Morgan Stanley’s Ravi Shanker, Adam Jonas and team says the Tesla truck could be “the biggest catalyst in trucking in decades.” They believe the NACV show in Atlanta on September 25 could be a catalyst for the reveal”–and potential partners–contenders include Schneider National (SNDR), FedEx (FDX), XPO Logistics (XPO), US Xpress, and Ryder System (R).
* Tesla Semi will have a range of 200-300 miles – primarily to support regional trucking routes.
* Tesla Semi potentially being up to 70% cheaper to operate than a regular truck
Semis might be a “natural market” for Tesla, Shanker and Jonas “struggle to see it worth more than 10% of the current market cap.”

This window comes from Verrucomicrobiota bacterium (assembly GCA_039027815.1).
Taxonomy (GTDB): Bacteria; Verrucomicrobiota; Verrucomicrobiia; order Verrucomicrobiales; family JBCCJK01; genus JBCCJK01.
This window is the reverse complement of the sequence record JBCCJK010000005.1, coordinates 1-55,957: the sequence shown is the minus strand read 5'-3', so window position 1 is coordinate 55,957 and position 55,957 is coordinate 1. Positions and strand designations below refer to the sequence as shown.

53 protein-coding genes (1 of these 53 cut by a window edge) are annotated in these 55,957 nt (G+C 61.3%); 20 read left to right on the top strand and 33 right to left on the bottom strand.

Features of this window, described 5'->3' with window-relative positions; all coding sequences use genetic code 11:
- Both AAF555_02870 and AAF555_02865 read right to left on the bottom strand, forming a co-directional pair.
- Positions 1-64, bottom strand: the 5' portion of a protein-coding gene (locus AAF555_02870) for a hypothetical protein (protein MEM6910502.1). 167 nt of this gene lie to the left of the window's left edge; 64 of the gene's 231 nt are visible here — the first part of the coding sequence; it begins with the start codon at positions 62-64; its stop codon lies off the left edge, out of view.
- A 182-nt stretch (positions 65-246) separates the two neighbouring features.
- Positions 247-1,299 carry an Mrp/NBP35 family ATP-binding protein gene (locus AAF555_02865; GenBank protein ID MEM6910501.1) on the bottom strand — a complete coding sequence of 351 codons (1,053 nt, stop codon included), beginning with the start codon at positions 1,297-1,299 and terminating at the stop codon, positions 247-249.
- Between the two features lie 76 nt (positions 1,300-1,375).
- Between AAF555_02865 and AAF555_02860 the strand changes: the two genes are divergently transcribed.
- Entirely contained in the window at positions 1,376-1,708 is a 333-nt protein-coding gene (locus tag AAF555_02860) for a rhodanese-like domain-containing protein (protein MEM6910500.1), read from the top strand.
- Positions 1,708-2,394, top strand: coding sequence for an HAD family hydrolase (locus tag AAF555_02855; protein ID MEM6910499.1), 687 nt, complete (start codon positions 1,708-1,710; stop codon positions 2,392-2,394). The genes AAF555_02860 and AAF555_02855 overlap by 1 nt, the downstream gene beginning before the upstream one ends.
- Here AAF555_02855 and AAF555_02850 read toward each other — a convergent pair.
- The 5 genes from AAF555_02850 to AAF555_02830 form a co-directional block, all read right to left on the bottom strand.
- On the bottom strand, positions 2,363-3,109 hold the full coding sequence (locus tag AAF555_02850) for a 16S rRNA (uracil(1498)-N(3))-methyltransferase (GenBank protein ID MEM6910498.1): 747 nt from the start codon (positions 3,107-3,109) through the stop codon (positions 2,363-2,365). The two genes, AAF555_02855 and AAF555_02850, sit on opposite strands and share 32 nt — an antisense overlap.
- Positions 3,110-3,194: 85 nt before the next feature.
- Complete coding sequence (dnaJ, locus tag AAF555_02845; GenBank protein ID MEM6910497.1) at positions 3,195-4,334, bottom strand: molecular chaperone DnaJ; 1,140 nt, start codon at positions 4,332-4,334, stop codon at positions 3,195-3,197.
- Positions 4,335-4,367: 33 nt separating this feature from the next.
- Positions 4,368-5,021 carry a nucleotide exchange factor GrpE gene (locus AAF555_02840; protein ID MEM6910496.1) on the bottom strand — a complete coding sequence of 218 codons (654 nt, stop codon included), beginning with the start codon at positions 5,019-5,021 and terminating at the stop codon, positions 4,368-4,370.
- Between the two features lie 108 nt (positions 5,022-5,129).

assume that Tesla can deliver 25k units of Class 8 electric trucks annually with battery leasing revenue from 300k trucks in operation driving 30 billion miles (300k trucks x 100k miles per truck per year). This would result in revenue of $0.25 per mile assuming a 50% gross margin on the battery business alone and a blended gross margin of 36% by 2028 (including 15% gross margin on OEM truck sales and 5% gross margin for 3PL logistics). We further assumed 15% SG&A/sales and 5% R&D/sales and a 25% tax rate to achieve $1.4bn of NOPAT on $11.7bn of revenues for Tesla Trucks by 2028. We value this on a DCF model assuming a 13% WACC and an exit multiple on NOPAT of 15x. We have assumed $1.7bn of up-front costs on top of Tesla’s current capex to launch the truck business of which ~$1bn is dedicated to tooling and manufacturing capacity with another $0.75bn for the battery swapping infrastructure, which consists of 1,500 locations (an average of 3 robots per location in servicing an average of 3 trucks per hour on a 24 hour/day schedule). We have assumed a cost per swapping station of $500k or roughly double the cost of the average Tesla supercharger station. These assumptions produce an NPV of $5.1bn or roughly 8% of Tesla’s current market cap.